Here’s What The Changing Colour & Odour Of Your Urine Indicate

Yes, it can say a lot about your health.
Urine Colour

Ganesh Gaitonde from Sacred Games knew a lot about crime, money, and religion but he knew very little about his own body. Otherwise, he would have run to the doctor as soon as the colour of his pee turned red. It is true, your pee can tell you a lot about your health. Variations in the colour, smell and texture can often be associated with the change in hydration and metabolism of the body. It also indicate the evolving medical conditions of your body.

 What is The Ideal Pee Colour and Smell?

“Your pee colour depends upon your fluid intake. A well-hydrated body yields colourless and odourless pee. It becomes pale yellow if the fluid intake of the body is low and takes the darker shades of yellow as the body becomes less hydrated”, suggests Dr Jagdeep Balyan, an Urologist at Pushpawati Singhania Research Institute, New Delhi. 

Medicines also tend to affect the colour of our pee. There are a few medicines that change the colour of our pee to pinkish red. The colour may also change to lighter hues of red due to bleeding in the urinary tract. As Dr Balyan Says,” Changing pee colour may indicate a problem in the kidney. Diseases like urethral cancer and kidney cancer also change the colour of your urine. So, if you closely monitor the colour and odour of your urine, you may come to know about a health condition that otherwise would have taken longer to diagnose.”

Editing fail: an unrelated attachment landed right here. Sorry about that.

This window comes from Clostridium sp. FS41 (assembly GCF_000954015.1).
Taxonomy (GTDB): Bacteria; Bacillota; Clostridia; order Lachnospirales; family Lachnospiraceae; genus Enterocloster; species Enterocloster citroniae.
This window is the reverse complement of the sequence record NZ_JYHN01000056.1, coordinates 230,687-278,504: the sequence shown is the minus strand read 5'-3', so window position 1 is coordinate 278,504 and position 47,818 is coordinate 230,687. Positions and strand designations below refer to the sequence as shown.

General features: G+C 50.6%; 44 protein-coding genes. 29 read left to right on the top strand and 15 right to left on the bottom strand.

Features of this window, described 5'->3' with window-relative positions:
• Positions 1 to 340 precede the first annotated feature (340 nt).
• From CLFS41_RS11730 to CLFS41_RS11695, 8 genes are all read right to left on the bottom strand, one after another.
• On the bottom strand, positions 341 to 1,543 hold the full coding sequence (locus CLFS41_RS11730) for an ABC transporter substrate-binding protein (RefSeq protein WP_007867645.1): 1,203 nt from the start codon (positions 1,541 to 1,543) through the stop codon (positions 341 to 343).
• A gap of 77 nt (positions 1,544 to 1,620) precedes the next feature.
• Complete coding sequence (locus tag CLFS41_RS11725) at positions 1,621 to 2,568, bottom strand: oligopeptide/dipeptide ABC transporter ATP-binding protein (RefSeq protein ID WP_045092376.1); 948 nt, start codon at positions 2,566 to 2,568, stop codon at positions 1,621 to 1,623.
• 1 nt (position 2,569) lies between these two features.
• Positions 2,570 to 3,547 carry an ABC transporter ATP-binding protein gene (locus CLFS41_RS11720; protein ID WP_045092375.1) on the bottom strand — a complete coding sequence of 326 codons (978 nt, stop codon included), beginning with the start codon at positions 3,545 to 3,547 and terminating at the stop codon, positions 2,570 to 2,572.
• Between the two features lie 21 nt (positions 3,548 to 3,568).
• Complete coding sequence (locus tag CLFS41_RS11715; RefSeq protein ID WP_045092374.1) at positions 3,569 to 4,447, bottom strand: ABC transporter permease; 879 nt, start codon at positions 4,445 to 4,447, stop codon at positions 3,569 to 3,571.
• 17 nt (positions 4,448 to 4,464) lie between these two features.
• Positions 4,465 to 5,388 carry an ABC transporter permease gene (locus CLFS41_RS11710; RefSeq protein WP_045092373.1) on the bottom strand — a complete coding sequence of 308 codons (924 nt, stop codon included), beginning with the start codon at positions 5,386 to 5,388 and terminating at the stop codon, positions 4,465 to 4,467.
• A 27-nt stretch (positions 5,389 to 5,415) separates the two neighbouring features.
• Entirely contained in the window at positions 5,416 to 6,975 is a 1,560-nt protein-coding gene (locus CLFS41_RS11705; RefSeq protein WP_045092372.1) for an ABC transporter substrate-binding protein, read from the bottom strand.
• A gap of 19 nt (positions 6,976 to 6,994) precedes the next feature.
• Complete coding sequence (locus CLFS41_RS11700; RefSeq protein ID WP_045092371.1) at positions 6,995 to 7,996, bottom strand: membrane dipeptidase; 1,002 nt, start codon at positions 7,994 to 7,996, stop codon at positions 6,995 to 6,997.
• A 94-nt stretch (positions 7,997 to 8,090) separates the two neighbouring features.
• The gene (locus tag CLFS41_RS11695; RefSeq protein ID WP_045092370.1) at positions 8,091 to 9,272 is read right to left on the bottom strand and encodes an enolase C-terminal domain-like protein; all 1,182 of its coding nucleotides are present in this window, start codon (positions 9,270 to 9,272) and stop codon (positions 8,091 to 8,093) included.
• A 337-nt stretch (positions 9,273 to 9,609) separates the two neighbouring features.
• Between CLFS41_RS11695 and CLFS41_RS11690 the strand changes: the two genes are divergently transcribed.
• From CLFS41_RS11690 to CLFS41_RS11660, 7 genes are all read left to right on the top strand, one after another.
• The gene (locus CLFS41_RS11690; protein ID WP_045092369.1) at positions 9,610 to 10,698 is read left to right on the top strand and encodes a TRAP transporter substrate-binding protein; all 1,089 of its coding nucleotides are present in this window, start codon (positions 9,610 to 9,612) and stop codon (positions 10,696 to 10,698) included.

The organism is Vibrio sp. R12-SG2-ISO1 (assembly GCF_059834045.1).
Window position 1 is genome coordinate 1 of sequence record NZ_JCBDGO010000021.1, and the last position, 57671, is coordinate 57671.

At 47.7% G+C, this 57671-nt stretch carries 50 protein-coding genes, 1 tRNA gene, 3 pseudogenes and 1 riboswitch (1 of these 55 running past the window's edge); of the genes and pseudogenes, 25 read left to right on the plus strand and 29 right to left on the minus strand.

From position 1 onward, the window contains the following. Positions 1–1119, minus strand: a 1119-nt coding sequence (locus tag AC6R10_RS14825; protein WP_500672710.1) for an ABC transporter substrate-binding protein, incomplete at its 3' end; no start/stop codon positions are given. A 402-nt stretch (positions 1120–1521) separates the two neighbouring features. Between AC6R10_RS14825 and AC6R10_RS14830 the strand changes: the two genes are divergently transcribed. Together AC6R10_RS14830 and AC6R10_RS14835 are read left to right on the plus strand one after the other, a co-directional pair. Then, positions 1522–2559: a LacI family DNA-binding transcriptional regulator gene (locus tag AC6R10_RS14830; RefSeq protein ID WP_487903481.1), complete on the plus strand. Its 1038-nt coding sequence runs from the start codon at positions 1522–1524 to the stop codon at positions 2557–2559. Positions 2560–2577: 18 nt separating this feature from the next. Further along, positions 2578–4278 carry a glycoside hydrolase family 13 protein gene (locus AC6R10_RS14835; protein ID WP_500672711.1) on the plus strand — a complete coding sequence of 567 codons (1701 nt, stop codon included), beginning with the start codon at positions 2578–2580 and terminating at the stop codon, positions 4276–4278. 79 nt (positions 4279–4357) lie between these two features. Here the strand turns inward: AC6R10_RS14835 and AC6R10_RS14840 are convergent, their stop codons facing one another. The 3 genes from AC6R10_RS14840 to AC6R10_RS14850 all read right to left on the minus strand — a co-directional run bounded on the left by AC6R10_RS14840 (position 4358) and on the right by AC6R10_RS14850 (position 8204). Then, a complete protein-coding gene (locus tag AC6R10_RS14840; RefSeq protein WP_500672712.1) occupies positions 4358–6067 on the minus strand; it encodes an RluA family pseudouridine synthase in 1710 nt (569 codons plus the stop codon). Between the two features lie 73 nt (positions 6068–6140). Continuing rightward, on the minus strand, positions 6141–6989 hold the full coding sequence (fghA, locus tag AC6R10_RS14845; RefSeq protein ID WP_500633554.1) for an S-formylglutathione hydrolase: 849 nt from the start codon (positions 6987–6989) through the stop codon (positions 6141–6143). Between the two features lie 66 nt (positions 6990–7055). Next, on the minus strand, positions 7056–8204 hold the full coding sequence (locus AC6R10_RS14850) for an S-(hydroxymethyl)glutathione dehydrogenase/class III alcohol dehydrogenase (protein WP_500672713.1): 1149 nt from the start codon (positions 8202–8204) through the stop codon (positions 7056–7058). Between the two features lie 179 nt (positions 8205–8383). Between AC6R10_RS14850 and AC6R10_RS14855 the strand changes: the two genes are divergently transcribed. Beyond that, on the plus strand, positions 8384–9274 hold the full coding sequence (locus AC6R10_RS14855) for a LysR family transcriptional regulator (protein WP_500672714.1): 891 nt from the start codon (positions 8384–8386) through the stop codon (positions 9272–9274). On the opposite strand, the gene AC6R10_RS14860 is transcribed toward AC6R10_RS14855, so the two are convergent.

Smelling Pee

Pee usually doesn’t smell a lot. However, it reeks a pungent ammonia smell when the body is dehydrated. Some foods like asparagus can also make your pee smell of a smelly sulfur compound, so can vitamin supplements and certain medications. If the urine smells fruity or sugary, then it may indicate diabetes or rising sugar levels. 

How To Ensure That Your Pee Stays A Healthy Colour?

Good hydration is the easiest way to ensure that your pee stays a healthy colour. If you’re taking medicines, make sure you do that under the supervision of a physician. “Our kidneys come in contact with the wastes in our body before the rest of the urinary tract. So, a lot of what goes on in the body can be adjudicated by the monitoring them,” Dr. Balyan says. He further adds, “A lot of people take painkillers and tranquilisers for long durations without the prescription of a doctor. This can adversely affect your kidney, which inevitably changes the colour of your pee.” 

So, the next time you hit the loo don’t look into the empty wall ahead; rather look down, it may save you a visit to the doctor later.

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